Back for more, huh? Well, strap in for another episode of “Drawn Apart,” the series that dares to address the controversial issue of live-action and animated characters living and working together. Yes, I said it! We’re asking if Mixed Movies can work, and this week’s example of the question if the cinematic version of the classic Jay Ward cartoon “The Adventures of Rocky and Bullwinkle.” Laurel and Hardy. Martin and Lewis. Tracy and Hepburn. Moose and Squirrel. Sometimes an on-screen couple comes along that changes the game. But how would Bullwinkle J. Moose and Rocket J. Squirrel deal with life in the Land of Three Dimensions? This movie attempts to answer this question. Along with our titular stars, this flick boasts the presence of Rene Russo, Jason Alexander, and . . . Robert Deniro? Wait, I must have read that wrong . . . no . . . no I didn’t. Robert Deniro is in the Rocky and Bullwinkle movie. Because sure, why not? Wait, he was one of the producers, too? Wow. Well, I guess the progression makes sense: “Taxi Driver,” “Godfather II,” “Raging Bull,” “Rocky and Bullwinkle.” Hey, those last two both have the word “bull” in them! Sort of! Well, listen in and find out if this makes a lick o’ sense, and how many of those licks it takes to get to the chewy center of this movie. Watch us pull a rabbit out of a hat! Again!
Howdy howdy, folks; glad you could join us for another episode of “Drawn Apart,” where we spew forth on movies that combine animation and live action, woven together into the seamless fabric that is movie magic. Bugs Bunny. Daffy Duck. Wile E. Coyote. If you’re like me, when you hear those names the first thing you think of is: basketball. No, huh? Yeah, me neither, but someone did! Or rather someone looked at the early 90’s sneaker commercials with Michael Jordan and Bugs Bunny together and said “You know, I must make it my mission in life to bring this to the big screen!” Yes, this is a thing that happened. So, what do you get when you take classic Warner Brothers animated characters and mash them together with Michael Jordan, Bill Murray, and a collection of famous (in the 90’s) basketball stars? Oh, wait, and there’s aliens. And Wayne Night as a bumbling assistant. And a female version of Bugs Bunny named Lola, but she wears clothes, and her character is basically . . . um . . . uhhh . . . what was the question again? Oh yes, you get all this jammed into one cinematic space, hence the title: “Space Jam.” Yes, I’m certain that’s what the title refers to. So how do real-world sports stars and legendary cartoon characters work together? Do they, in fact, work together? Tune in and see! Sufferin’ Succotash!
So our last series has come to an end. What to do now . . . what to do . . . what’s that, Mike? Start a new series? Y’know . . . it’s crazy but it. Just. Might. Work.
So yes, here’s the start of a brand new series: “Drawn Apart,” a collection of movies that blend live-action with animation as part of the central plot. Not just movies that have brief animated sequences in them, like Gene Kelly dancing with the animated mouse Jerry, or even “Phantom Tollbooth”, but rather movies that have both “real” actors and animated characters together for the majority of the movie. Yes, yes, like “Roger Rabbit.” We’ll get to that one, but we’re starting out with the final film made by legendary (for better or worse) animator, Ralph Bakshi: 1992’s “Cool World.” This flick was built up as a sort of “Roger Rabbit For Adults” and tries to answer the question “what happens if a human and a cartoon . . . um . . . y’know . . . wink wink nudge nudge say n’more? With some wild animation and a cast that includes Gabriel Byrne, Kim Bassinger, and some kid named Brad Pratt? No, wait, it’s Brad Pitt. Pretty sure that’s right. We’ll be talking about the movie as a whole, as well as how well it blends animation and live-action. So, Noids and Doodles alike, let’s dive right in and hope no one drops an anvil on us!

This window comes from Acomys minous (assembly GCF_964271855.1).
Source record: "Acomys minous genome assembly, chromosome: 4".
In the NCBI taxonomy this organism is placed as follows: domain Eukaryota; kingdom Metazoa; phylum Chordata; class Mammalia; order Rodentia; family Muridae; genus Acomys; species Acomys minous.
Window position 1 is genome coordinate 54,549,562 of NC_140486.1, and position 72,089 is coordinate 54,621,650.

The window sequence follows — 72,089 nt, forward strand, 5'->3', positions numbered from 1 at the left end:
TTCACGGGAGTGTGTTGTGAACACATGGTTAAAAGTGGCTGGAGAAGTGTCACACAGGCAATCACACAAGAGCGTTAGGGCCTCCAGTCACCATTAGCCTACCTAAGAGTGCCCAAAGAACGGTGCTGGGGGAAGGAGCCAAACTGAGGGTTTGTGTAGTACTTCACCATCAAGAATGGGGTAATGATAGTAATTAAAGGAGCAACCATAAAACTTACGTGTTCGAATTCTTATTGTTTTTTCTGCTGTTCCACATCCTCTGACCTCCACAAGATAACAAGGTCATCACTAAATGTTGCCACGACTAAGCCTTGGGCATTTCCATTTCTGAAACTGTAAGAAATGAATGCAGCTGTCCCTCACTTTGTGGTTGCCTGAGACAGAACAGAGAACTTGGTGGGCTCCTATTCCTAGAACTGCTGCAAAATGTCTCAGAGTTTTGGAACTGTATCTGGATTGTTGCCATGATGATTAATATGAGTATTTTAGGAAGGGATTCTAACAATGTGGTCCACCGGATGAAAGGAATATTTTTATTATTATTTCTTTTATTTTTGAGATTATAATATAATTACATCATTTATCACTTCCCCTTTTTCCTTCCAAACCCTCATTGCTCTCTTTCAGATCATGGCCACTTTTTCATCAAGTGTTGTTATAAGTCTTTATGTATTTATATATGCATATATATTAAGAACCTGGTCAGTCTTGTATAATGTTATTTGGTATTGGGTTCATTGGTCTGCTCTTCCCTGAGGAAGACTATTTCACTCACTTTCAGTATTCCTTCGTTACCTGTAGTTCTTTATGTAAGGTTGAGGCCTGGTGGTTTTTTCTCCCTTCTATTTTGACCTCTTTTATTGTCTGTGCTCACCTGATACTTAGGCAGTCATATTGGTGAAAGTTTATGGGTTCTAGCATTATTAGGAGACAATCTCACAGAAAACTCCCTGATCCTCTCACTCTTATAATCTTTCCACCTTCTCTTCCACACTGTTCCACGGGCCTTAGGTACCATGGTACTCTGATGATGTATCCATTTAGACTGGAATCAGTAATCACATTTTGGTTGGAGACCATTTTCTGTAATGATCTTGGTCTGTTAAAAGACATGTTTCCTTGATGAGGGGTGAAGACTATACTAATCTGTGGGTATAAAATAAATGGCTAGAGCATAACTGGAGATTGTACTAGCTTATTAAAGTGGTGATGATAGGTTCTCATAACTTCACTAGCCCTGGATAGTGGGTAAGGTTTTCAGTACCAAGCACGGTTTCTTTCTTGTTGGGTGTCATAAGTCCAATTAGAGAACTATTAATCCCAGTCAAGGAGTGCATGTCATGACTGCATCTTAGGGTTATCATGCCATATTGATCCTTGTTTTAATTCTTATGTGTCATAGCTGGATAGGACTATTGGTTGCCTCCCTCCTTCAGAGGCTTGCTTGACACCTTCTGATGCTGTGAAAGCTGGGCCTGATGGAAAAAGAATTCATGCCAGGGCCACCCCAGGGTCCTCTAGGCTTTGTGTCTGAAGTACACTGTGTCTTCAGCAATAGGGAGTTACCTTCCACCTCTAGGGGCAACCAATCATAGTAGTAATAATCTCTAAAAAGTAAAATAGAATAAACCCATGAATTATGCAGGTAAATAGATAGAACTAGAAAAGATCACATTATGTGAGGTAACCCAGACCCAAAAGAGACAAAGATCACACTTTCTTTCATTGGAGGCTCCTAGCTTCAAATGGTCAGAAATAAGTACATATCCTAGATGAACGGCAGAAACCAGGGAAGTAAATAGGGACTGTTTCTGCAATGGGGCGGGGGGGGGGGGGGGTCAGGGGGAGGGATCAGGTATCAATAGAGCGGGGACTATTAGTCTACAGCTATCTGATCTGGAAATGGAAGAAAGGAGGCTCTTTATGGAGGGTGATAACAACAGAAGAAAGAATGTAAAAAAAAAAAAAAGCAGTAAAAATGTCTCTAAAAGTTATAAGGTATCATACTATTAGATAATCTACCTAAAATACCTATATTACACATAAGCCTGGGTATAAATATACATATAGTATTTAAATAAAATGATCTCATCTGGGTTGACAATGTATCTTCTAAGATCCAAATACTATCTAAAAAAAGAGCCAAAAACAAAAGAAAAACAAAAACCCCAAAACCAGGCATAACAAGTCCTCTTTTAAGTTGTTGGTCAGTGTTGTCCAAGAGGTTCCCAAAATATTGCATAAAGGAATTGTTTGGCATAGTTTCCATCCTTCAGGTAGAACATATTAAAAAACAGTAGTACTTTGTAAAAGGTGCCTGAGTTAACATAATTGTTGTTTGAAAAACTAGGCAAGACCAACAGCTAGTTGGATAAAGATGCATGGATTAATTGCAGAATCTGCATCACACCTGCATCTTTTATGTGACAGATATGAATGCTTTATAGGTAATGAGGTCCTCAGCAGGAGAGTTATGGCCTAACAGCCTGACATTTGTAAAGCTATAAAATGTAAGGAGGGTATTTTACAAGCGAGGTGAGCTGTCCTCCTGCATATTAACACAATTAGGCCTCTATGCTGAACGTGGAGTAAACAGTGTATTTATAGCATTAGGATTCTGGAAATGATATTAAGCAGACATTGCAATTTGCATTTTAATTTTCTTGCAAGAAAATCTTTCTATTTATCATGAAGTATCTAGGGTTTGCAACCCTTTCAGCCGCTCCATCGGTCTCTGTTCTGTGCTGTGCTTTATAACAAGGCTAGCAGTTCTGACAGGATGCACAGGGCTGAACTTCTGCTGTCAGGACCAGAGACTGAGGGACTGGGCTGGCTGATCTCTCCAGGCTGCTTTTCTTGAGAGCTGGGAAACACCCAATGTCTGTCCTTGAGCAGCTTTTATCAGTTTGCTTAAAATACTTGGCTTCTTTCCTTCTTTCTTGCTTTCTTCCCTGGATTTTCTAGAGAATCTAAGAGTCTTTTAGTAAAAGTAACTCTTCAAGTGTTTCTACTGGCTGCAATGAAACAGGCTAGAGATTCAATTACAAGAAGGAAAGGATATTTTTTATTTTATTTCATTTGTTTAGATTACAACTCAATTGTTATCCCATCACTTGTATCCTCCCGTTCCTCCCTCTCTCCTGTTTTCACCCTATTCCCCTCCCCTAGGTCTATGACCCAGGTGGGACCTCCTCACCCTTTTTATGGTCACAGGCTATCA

Welcome to our late-night double-feature picture show! We’ve got androids fighting Brad and Janet, as well as Anne Francis stars in “Forbidden Planet”! It’s exactly like that, except it’s not a double-feature, and we have no Brad, no Janet, and no androids (yes, there’s a robot but a robot is not the same as an android, as Data tells us). In this, our final entry in the series “When We Wuz Kids,” Mike has chosen one of his favorite childhood (and adulthood) cinematic memories: 1956’s “Forbidden Planet,” starring (besides Ms. Francis), Walter Pidgeon, Leslie Nielsen (his first movie) and the legendary Eaaaarrrrl Holimannnn (best known for “Police Woman” and not much else). This movie is alleged to be a science-fiction interpretation of Shakespeare’s “The Tempest. In fact, the filmmakers were so into that idea that they list ol’ Bill as a co-writer. Shakespeare. As a CO-writer. Yeah, we’ll get to that. But we also have amazing sets, animation by a Disney animator, and the first appearance of Robby the Robot (who was supposed to have been a TOTAL DIVA on set. Very hard to work with. Even today, Twiki and the Daleks won’t speak to him. No one really knows why; we’re waiting for Twiki’s tell-all autobiography). So strap on your simple blaster, down a shot of rocket fuel bourbon and monitor this episode!
Hello again to our listeners, both young and young at heart! Things in the real world are a tad . . . dramatic these days, so who among us isn’t fantasizing about hopping into a toy car, driving through a simulated highway fee collection station and traveling through a land of obvious puns, all animated by Chuck Jones? . . . No one? Just me? Well, fine. I don’t care. You’re all a bunch of dopey-heads. Because this week in our “When We Wuz Kids,” we’re taking a look back at an animated and (a little) live action adaptation of the beloved children’s book “The Phantom Tollbooth, written by Norton Juster and illustrated by Jules Pfeiffer (although you wouldn’t know that last bit if you watch this movie). This is also one of the VERY few non-Bugs Bunny pieces directed by legendary animator Chuck Jones. And it stars Butch Patrick! Man, how did they ever get Butch Patrick for this? Can you believe it? Butch Patrick!! Ok, for those (all) of you scratching your chins (stop that! No face-touching!) and wondering where you’ve heard that name, he was Eddie Munster on “The Munsters” and, perhaps more infamously, the main character in the Sid and Marty Kroft drug-trip of a Saturday morning show “Liddsville,” a show about sentient hats. No, that’s not a typo. Anyway, we’ve also got some voice acting royalty in this one: Mel Blanc! Daws Butler! June Foray! Hans Conreid! So, should you check out this movie or just read the book? Give a listen and find out for yourself! Insert linguistic or numerical pun here!